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Mexico Must Take Advantage of the Moment to Secure Investment and Promote Nearshoring

Alejandro Gomez

The US-Mexico commercial relationship has been in flux in recent years but is currently experiencing an upswing, largely in part due to the USMCA. In fact, in 2023, Mexico was the main trading partner of the United States, surpassing China. Mexico has a unique advantage over other trading partners – the country’s innate allure is based on its geographic location, bordering the US and straddling both the Atlantic and Pacific. This has become increasingly important as the notion of nearshoring has gained significant traction in recent years, especially following the pandemic. The country’s geographic location, plus free trade agreements, most specifically the USMCA, have piqued interest among hundreds of international companies looking to expand operations and invest abroad. At the end of 2023, Mexico received $36 billion in Foreign Direct Investment (FDI), that is, 2.17% more than in 2022. 

Mexico must take advantage of the opportunity at hand to encourage foreign investment and promote nearshoring. Of course, there is a political element to the equation. AMLO’s Mexico first, nationalistic approach to the country’s economic situation has had a significant impact on the procurement of foreign investment. Beyond the political dynamics, however, simply put, international companies are unwilling to put their business in a country where security and access to water and energy cannot be guaranteed. 

Limited access to water as a result of increased drought and decreased rainfall is a significant deterrent to investment. These water shortages, which have grown in scope and severity in recent years, will only further grow as the consequences of climate change become increasingly apparent. The AMLO administration’s policies of energy nationalism have had a significantly negative impact on energy security in the country, thus further deterring investment with companies wary of locating their factories in a country that cannot guarantee access to clean and reliable energy. A third key element that has negatively impacted foreign investment is AMLO’s approach to security and rule of law, encompassed by the phrase “hugs, not bullets.” Lack of investment in Mexico’s infrastructure under the guise of republican austerity has left the country vulnerable to significant challenges in terms of ensuring the reliable transportation of goods, both imports and exports. The combination of these factors has forced companies planning to relocate operations to Mexico to think twice about doing so.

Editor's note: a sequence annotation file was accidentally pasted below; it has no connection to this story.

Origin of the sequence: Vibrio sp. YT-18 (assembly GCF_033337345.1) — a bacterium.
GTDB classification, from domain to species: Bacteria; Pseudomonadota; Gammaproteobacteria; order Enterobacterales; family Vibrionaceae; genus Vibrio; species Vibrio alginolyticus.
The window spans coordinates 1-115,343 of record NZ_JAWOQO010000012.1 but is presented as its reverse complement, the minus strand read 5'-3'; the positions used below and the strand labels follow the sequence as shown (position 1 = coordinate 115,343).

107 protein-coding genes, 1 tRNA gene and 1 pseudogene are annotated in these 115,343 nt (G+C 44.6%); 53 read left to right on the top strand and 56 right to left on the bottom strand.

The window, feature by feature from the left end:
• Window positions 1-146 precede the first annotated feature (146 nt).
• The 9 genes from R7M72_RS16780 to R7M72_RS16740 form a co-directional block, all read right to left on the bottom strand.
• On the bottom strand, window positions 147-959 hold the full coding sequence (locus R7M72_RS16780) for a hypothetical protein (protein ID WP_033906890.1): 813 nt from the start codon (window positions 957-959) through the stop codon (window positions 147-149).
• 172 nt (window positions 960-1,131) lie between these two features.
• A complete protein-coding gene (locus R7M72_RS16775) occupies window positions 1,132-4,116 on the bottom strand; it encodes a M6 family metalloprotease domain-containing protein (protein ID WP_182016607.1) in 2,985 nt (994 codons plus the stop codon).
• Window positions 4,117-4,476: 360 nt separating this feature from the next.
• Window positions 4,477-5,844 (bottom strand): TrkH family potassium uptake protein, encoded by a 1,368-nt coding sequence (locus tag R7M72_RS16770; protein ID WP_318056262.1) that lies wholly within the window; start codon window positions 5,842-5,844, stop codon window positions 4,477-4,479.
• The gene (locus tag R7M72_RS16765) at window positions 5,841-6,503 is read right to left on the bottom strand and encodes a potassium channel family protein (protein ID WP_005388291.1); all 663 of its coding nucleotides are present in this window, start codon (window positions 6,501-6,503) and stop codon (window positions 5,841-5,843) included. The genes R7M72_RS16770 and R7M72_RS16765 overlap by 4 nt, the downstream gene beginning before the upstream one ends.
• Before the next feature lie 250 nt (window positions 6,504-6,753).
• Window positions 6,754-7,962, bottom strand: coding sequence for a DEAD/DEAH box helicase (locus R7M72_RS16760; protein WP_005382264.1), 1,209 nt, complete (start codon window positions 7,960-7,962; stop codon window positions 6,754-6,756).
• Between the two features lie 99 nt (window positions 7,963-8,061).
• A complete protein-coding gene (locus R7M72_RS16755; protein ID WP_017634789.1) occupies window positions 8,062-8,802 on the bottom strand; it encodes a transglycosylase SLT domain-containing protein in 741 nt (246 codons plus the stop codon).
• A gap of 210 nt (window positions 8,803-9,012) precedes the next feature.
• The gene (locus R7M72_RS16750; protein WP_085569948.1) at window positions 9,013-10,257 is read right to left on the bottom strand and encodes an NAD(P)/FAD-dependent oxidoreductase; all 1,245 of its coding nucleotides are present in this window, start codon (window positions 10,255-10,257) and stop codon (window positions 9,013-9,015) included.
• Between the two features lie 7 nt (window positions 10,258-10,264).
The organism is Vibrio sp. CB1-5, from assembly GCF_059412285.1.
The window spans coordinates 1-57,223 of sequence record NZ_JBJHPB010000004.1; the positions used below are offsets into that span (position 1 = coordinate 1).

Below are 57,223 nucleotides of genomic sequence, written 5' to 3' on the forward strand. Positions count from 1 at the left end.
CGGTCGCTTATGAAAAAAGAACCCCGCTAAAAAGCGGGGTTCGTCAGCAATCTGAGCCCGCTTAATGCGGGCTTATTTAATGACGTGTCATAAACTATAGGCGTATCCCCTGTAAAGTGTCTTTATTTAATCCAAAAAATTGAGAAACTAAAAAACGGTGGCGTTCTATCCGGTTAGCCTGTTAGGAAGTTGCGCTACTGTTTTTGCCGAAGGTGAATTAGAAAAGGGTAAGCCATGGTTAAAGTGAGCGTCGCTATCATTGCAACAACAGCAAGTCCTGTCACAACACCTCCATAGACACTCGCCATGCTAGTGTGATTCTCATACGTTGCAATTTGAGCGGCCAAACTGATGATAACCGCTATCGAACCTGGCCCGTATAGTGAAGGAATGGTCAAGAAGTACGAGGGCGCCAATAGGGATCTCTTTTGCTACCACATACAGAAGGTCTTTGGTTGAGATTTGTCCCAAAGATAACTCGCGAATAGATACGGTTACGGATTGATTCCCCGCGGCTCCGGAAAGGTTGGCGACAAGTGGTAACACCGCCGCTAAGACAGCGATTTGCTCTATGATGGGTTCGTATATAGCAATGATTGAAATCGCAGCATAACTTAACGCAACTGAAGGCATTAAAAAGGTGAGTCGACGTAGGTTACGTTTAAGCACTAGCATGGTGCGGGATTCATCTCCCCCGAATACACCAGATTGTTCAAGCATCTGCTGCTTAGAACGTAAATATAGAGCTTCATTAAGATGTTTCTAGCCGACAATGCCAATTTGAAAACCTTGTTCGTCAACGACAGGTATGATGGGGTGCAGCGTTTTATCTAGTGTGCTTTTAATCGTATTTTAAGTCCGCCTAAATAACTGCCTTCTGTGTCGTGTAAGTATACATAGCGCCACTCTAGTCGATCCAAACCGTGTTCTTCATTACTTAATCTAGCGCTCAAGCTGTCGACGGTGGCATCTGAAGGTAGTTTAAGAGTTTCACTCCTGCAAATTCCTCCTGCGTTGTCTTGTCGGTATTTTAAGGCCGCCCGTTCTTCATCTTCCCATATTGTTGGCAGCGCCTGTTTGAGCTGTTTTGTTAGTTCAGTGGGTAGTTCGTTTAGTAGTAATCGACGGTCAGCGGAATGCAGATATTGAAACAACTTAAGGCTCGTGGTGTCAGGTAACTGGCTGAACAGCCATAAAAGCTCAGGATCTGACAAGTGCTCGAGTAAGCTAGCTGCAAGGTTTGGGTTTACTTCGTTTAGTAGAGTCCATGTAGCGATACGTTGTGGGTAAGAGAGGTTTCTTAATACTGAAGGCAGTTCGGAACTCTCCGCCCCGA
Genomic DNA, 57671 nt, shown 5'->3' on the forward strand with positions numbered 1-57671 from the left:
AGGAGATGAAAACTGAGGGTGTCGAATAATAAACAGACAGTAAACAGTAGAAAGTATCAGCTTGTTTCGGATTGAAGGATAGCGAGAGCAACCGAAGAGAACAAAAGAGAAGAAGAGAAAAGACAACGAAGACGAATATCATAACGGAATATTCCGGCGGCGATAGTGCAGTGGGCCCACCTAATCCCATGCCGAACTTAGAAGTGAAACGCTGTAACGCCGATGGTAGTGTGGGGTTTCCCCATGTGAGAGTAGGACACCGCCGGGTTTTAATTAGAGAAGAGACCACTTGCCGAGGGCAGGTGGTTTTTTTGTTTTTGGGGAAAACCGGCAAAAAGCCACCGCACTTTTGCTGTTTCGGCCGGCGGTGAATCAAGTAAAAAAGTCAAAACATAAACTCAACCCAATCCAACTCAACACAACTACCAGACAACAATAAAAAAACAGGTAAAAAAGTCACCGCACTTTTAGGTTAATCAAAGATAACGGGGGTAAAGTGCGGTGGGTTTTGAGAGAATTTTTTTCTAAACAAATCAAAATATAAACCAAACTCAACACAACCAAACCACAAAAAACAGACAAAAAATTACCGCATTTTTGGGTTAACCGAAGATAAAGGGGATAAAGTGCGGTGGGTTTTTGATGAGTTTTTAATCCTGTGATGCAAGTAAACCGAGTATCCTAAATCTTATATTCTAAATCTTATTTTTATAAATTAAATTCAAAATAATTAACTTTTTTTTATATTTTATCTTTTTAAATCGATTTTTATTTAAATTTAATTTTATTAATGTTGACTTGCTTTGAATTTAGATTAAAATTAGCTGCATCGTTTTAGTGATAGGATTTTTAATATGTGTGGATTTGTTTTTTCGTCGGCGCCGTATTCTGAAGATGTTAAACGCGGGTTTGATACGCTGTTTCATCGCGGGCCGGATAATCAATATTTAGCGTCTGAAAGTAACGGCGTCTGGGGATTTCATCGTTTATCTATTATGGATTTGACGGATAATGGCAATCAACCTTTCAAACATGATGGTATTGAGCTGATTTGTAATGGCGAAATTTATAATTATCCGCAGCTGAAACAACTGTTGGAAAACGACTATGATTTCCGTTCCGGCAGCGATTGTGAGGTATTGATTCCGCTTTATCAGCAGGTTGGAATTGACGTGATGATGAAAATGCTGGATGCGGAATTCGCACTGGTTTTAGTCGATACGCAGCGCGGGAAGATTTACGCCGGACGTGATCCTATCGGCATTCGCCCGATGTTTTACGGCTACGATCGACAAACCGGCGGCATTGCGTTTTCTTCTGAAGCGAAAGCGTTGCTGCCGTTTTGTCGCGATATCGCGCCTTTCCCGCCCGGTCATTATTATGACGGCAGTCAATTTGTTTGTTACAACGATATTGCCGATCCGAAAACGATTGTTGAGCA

Mexico is in the midst of a unique opportunity, but one whose window will not last forever. Rapidly shifting geopolitical competition has precipitated the need to secure supply chains with nearshoring interpreted as one of the most viable options. However, if Mexico continues down the current path, attracting foreign investment and encouraging companies to relocate to Mexico will be a difficult task. 

Just days away from the elections, a Sheinbaum victory seems all but inevitable. Her campaign platform, “100 Steps for the 4th Transformation – 3rd Version,” makes clear that a Sheinbaum presidency would offer continuity to the current Morena government, meaning that significant changes to Mexico’s strategy on recruiting foreign investment, energy policy, water management, security situation, and the general political dynamics are unlikely. There is still time for Mexico to take advantage of the opportunities at hand and to utilize nearshoring as a chance to further grow and strengthen the economy. However, the country’s politics will certainly be a decisive factor and the June 2nd elections are the first step in revealing what direction Mexico may take next. 

About the Author

Alejandro Gomez

Jesús Alejandro Gómez Ledezma

Professor of Commerce at the Universidad Marista de Guadalajara, Professor of Marketing at the Universidad Antropológica de Guadalajara, and Public Relations Director for Rachel's Challenge Mexico.
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Mexico Institute

The Mexico Institute seeks to improve understanding, communication, and cooperation between Mexico and the United States by promoting original research, encouraging public discussion, and proposing policy options for enhancing the bilateral relationship. A binational Advisory Board, chaired by Luis Téllez and Earl Anthony Wayne, oversees the work of the Mexico Institute.   Read more